It is one of the most popular car brands in America, topping the list in sales annually. It is also the most regularly stolen car brand in America. Honda Civics and Accords are major targets for thieves.
Crooks in the metro are targeting them as well. Julie Yeshnowski and her partner took in a movie at Westroads Mall last Saturday. Little did they know they would live their own version of "Gone In 60 Seconds" after the movie.
"We walked around for about 10 minutes are I finally told my partner Suzie, they stole the car," Yeshnowski said. Their 1996 silver Honda Civic Coupe was gone. "You don't think anyone's going to bother a 17-year-old car even in the best of shape."
The women didn't see any evidence of a break-in. Yeshnowski said they left the the car locked, the windows up and no valuables were left inside. "Obviously they know what they were doing."
Yeshnowski knows others who have had similar problems. "A friend had her Accord stolen from Central Middle School in Millard, 155,000 miles on a 1994. It must be an easy pick."
Early to mid-90s Hondas top the list of most often stolen cars in America because many of the parts are interchangeable. Matt O'Daniel of O'Daniel Honda says there are other reasons. "Honda is so high on those lists because there were so many of them sold and they're still out there running. For a Honda to last 15 years is not unusual."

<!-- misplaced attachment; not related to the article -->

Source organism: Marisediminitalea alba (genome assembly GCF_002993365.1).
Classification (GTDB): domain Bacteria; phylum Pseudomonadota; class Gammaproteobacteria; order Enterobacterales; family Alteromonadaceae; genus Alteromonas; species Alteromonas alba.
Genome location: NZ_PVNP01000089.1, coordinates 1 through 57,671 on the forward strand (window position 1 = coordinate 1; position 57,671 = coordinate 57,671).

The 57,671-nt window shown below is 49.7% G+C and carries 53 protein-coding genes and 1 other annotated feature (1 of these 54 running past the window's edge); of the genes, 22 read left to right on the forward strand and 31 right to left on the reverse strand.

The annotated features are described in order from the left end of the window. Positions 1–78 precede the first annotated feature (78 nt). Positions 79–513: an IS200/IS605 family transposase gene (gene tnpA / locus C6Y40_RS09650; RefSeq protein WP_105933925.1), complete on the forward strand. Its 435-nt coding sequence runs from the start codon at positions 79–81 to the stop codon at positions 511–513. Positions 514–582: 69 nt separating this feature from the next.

O'Daniel said Honda has made changes in the models because of their popularity with thieves, beginning with chips in the keys themselves to prevent the car from starting. "It takes a much more sophisticated person with much more equipment to make this car run than it did in previous years."
Newer models use sidewinder keys which are harder to duplicate. "The machines that we use to cut these keys cost several thousand dollars, they can't be punched with a $30 handheld key punch any longer."
Yeshnowski is still amazed at how quickly their car disappeared. "They were in and gone as quickly as we'd have been with the keys."
O'Daniel said there are add-on security systems available for older model Hondas. He said The Club is still an effective anti-theft tool because thieves would have to saw through the steering wheel to drive the car away and that takes time.
Yeshnowski said she and her partner will never be able to replace what they had and will get what they can when the insurance money comes through.